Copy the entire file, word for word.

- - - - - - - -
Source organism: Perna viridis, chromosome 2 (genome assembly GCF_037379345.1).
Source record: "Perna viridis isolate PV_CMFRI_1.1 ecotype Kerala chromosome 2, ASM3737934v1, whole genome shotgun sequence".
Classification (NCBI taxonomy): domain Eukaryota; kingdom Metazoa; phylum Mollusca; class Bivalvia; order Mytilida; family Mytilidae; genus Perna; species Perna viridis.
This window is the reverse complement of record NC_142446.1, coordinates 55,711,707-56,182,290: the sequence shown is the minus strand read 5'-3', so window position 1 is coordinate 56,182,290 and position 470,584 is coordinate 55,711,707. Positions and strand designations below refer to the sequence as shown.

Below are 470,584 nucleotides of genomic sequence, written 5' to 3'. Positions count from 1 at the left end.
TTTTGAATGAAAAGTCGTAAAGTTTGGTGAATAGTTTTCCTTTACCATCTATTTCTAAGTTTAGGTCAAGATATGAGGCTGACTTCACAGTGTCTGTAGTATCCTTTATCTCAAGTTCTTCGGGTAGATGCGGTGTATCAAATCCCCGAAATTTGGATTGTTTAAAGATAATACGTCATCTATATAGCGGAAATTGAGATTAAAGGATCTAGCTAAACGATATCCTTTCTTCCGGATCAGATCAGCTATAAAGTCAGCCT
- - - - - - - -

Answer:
Source organism: Perna viridis, chromosome 2 (genome assembly GCF_037379345.1).
Source record: "Perna viridis isolate PV_CMFRI_1.1 ecotype Kerala chromosome 2, ASM3737934v1, whole genome shotgun sequence".
Classification (NCBI taxonomy): domain Eukaryota; kingdom Metazoa; phylum Mollusca; class Bivalvia; order Mytilida; family Mytilidae; genus Perna; species Perna viridis.
This window is the reverse complement of record NC_142446.1, coordinates 55,711,707-56,182,290: the sequence shown is the minus strand read 5'-3', so window position 1 is coordinate 56,182,290 and position 470,584 is coordinate 55,711,707. Positions and strand designations below refer to the sequence as shown.

Below are 470,584 nucleotides of genomic sequence, written 5' to 3'. Positions count from 1 at the left end.
TTTTGAATGAAAAGTCGTAAAGTTTGGTGAATAGTTTTCCTTTACCATCTATTTCTAAGTTTAGGTCAAGATATGAGGCTGACTTCACAGTGTCTGTAGTATCCTTTATCTCAAGTTCTTCGGGTAGATGCGGTGTATCAAATCCCCGAAATTTGGATTGTTTAAAGATAATACGTCATCTATATAGCGGAAATTGAGATTAAAGGATCTAGCTAAACGATATCCTTTCTTCCGGATCAGATCAGCTATAAAGTCAGCCT